NL HU Cash tip #3
What does your opponent do, and how should you react, the river (PART 1)
So you have now decided to play and you picked an opponent and a buy-in amount you are comfortable with. It is time to play. What should you be thinking about? Well, you should be trying to figure out everything you can about your opponent. What hands is he raising with, what does he limp with? Does he tend to bet big with flopped trips/sets or slowplay? Does he value bet 3rd pair on the river, or does he check down? Does he tilt easily? Does he overbet a monster on the river?
We will work backwards and today talk about your opponent’s river tendencies, and what you should do.
In part 1 of river play, we talk about two topics, the river overbet and the river check raise.
1) The river overbet: Be very, very careful before calling. Most river overbets are done when someone has the nuts. Not the 2nd nuts, not a good 2nd best hand, not a value bet, but the nuts. This statement is more likely to be true if: 1) your opponent is multi-tabling HU, 2) your opponent has a full buyin, and/or 3) you think your opponent is good. Many players use reverse psychology to think big bets means “he really wants me to fold here”, I should call. That is why the river overbet is used on occasion, and is probably a decent move to have in one’s arsenal.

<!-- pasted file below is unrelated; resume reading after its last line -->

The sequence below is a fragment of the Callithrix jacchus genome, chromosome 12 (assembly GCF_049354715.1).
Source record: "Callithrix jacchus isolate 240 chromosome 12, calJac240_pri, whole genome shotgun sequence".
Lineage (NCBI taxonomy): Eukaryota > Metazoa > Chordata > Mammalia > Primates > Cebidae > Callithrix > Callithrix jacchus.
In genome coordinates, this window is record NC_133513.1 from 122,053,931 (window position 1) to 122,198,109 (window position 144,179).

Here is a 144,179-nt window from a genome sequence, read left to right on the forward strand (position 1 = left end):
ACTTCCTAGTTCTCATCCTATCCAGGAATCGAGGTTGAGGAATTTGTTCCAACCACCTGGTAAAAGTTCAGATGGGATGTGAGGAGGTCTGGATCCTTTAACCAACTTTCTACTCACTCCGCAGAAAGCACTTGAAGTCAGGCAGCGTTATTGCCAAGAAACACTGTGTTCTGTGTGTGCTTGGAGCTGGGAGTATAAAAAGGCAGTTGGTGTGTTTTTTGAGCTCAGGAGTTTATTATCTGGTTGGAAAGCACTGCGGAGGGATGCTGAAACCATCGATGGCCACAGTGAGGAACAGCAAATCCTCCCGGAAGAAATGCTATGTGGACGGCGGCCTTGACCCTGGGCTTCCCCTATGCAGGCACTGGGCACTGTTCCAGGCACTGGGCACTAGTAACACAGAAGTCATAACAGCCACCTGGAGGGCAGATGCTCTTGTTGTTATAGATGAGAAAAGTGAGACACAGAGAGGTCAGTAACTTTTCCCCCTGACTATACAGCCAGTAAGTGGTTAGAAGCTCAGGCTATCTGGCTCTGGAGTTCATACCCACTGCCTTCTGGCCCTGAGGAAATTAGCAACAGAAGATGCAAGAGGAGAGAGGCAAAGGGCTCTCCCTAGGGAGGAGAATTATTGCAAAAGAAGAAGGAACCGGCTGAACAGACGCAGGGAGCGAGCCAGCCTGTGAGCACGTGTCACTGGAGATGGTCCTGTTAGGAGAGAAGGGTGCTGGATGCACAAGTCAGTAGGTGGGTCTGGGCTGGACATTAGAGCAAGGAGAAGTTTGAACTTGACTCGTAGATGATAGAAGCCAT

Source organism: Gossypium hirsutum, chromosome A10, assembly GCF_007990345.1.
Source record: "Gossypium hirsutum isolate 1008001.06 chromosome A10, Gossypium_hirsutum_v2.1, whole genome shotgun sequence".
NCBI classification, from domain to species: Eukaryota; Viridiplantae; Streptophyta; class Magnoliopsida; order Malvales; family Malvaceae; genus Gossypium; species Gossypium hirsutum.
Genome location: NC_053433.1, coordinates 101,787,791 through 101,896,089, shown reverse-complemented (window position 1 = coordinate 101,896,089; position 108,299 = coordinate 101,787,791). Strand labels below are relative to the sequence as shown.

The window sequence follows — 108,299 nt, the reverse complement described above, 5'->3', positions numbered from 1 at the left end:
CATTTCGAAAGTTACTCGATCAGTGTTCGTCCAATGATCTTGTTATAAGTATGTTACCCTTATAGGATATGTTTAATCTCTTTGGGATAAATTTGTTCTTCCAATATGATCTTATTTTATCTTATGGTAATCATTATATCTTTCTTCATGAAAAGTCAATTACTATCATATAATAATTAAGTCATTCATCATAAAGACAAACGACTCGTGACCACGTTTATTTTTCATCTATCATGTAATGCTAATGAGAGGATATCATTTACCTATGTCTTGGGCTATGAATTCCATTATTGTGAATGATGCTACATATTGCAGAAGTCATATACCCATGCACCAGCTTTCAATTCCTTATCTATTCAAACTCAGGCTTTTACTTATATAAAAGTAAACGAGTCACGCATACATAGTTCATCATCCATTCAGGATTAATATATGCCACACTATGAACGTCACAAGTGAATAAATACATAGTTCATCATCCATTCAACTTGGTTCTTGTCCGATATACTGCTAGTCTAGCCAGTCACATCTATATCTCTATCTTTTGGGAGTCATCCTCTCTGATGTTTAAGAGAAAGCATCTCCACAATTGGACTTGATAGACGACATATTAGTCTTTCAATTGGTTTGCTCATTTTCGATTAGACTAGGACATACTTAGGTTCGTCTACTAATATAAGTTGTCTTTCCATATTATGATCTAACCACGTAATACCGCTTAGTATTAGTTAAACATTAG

A river overbet is less likely to be a monster hand (although probability still might be greater than 50%) if 1) your opponent is weak and 2) your opponent is playing a smaller buyin.
2) The river ch-raise: Most weak players don’t have this in their arsenal. Most players at the limits I play usually only do it for value, although I have run into a river bluff ch-raise on a few rare occasions. When is a river ch-raise not likely to be a monster? It is more likely if your opponent is tilting. It is less likely if your opponent is not tilting and perceives you as tilting or someone who is very tough to shake off hands.
The next post in this series will discuss what to do when your opponent value bets the river with very marginal holdings.